Should swearing in public be a crime?
On 23 May 2018, UTS Faculty of Law will host a panel of prominent legal experts and advocates in a robust discussion of the legitimacy of offensive language crimes. Federal Court Judge and ALRC Commissioner Matthew Myers, Barrister Felicity Graham and Jane Sanders, Principal Solicitor at Shopfront Youth Legal Centre, will each offer their perspectives on the continued legitimacy of offensive language crimes in light of their disproportionate impact on disadvantaged and vulnerable Australians.
Australians have a reputation for their colourful language. But this reputation is at odds with Australia’s historical and continued criminalisation of swearing. Across Australia, it is a crime to use offensive, obscene or indecent language in or near a public place. Police generally target the swear words ‘f**k’ and/or ‘c**t’. Each year thousands of people are charged with or receive an on-the-spot fine for using offensive language. For example, in the year ending 31 March 2017 3,029 adults and children were proceeded against for offensive language. Of these, 1,610 received a $500 on-the-spot fine.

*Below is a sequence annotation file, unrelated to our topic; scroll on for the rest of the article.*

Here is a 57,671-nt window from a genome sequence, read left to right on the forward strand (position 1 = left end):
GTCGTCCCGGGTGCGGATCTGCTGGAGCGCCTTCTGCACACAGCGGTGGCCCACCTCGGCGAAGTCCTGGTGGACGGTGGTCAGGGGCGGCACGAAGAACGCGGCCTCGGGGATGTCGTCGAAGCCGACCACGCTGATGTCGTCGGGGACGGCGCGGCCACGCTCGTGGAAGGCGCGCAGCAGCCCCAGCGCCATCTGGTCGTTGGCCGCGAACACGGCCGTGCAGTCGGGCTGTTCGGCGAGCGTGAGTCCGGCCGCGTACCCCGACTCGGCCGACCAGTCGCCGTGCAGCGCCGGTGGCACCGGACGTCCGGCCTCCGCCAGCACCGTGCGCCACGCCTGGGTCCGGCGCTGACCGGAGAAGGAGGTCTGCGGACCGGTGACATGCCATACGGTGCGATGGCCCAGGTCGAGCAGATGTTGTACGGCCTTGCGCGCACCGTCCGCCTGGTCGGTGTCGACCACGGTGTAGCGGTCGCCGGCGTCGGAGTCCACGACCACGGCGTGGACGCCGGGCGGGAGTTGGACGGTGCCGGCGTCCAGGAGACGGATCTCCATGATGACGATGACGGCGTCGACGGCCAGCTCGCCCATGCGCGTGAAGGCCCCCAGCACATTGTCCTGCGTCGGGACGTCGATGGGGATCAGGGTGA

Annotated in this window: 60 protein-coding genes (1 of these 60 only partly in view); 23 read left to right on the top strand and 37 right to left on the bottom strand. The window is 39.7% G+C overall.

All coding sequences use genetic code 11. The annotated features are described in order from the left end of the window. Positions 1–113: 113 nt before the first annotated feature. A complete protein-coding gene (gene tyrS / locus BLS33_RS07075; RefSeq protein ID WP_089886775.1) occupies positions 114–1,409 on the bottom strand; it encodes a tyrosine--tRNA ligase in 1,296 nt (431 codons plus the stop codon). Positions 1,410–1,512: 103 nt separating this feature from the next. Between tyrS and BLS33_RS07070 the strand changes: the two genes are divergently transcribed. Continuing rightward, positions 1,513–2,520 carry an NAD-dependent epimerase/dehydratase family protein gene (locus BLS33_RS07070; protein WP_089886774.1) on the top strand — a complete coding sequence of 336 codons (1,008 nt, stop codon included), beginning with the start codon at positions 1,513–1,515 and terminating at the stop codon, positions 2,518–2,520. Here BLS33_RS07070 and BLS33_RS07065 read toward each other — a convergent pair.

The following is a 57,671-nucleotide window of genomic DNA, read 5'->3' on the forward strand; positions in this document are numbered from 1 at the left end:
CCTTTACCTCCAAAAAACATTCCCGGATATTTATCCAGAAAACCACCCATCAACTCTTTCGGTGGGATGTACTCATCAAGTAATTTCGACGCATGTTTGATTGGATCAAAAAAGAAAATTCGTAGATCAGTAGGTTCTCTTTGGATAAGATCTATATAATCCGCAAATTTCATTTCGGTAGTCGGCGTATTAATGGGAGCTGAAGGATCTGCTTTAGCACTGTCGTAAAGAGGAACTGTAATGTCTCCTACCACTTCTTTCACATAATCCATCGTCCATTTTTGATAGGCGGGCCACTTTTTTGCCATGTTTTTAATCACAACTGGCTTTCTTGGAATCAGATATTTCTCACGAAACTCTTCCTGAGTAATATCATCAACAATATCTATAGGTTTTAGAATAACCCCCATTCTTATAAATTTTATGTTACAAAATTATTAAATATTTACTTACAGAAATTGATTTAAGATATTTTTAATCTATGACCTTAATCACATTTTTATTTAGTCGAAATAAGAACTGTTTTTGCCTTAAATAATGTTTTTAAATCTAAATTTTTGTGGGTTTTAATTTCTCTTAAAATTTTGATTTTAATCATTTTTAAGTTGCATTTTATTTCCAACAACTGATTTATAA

People who regularly occupy public space – those who are homeless or have a mental illness, youth and many Indigenous Australians – are over-represented as recipients of offensive language fines and charges. Indigenous Australians comprised 27% of those proceeded against for offensive language last year, despite comprising 3% of the NSW population.
In March 2018, the ALRC recommended that governments should review the effect on Indigenous Australians of statutory provisions that criminalise offensive language with a view to repealing the provisions or narrowing their scope.
Date: Wednesday, 23 May 2018
Time: 7pm for 7:15pm - 9:00pm
Location: Moot Court (5B.01.002), UTS Faculty of Law, Building 5, Block B, 1-59 Quay St, Haymarket
RSVP: register here
Refer to the UTS Law website for speaker biographies and further information.